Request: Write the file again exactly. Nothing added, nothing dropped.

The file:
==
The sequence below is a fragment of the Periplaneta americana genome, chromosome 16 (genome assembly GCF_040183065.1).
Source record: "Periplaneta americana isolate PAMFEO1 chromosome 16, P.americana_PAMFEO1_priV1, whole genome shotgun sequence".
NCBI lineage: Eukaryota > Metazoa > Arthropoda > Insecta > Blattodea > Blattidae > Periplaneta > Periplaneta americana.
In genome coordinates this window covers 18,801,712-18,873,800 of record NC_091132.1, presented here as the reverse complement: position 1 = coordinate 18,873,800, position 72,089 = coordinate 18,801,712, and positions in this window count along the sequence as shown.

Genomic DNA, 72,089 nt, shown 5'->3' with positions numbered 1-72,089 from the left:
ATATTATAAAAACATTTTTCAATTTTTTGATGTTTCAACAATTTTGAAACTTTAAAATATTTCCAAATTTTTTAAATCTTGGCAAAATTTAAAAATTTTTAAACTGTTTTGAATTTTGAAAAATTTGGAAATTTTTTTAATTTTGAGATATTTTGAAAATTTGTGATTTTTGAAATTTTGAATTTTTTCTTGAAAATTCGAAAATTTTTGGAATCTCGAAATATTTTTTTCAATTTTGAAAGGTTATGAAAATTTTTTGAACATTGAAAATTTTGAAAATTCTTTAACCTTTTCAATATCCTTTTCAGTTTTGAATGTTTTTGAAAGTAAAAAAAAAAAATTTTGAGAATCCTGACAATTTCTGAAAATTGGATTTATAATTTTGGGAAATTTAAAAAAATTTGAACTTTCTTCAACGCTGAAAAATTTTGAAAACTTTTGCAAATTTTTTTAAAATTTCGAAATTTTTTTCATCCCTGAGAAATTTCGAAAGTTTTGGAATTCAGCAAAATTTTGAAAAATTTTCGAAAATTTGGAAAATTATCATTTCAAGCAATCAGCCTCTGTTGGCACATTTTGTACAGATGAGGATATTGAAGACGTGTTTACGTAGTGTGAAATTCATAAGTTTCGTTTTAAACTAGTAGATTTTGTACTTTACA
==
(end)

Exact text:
The sequence below is a fragment of the Periplaneta americana genome, chromosome 16 (genome assembly GCF_040183065.1).
Source record: "Periplaneta americana isolate PAMFEO1 chromosome 16, P.americana_PAMFEO1_priV1, whole genome shotgun sequence".
NCBI lineage: Eukaryota > Metazoa > Arthropoda > Insecta > Blattodea > Blattidae > Periplaneta > Periplaneta americana.
In genome coordinates this window covers 18,801,712-18,873,800 of record NC_091132.1, presented here as the reverse complement: position 1 = coordinate 18,873,800, position 72,089 = coordinate 18,801,712, and positions in this window count along the sequence as shown.

Genomic DNA, 72,089 nt, shown 5'->3' with positions numbered 1-72,089 from the left:
ATATTATAAAAACATTTTTCAATTTTTTGATGTTTCAACAATTTTGAAACTTTAAAATATTTCCAAATTTTTTAAATCTTGGCAAAATTTAAAAATTTTTAAACTGTTTTGAATTTTGAAAAATTTGGAAATTTTTTTAATTTTGAGATATTTTGAAAATTTGTGATTTTTGAAATTTTGAATTTTTTCTTGAAAATTCGAAAATTTTTGGAATCTCGAAATATTTTTTTCAATTTTGAAAGGTTATGAAAATTTTTTGAACATTGAAAATTTTGAAAATTCTTTAACCTTTTCAATATCCTTTTCAGTTTTGAATGTTTTTGAAAGTAAAAAAAAAAAATTTTGAGAATCCTGACAATTTCTGAAAATTGGATTTATAATTTTGGGAAATTTAAAAAAATTTGAACTTTCTTCAACGCTGAAAAATTTTGAAAACTTTTGCAAATTTTTTTAAAATTTCGAAATTTTTTTCATCCCTGAGAAATTTCGAAAGTTTTGGAATTCAGCAAAATTTTGAAAAATTTTCGAAAATTTGGAAAATTATCATTTCAAGCAATCAGCCTCTGTTGGCACATTTTGTACAGATGAGGATATTGAAGACGTGTTTACGTAGTGTGAAATTCATAAGTTTCGTTTTAAACTAGTAGATTTTGTACTTTACA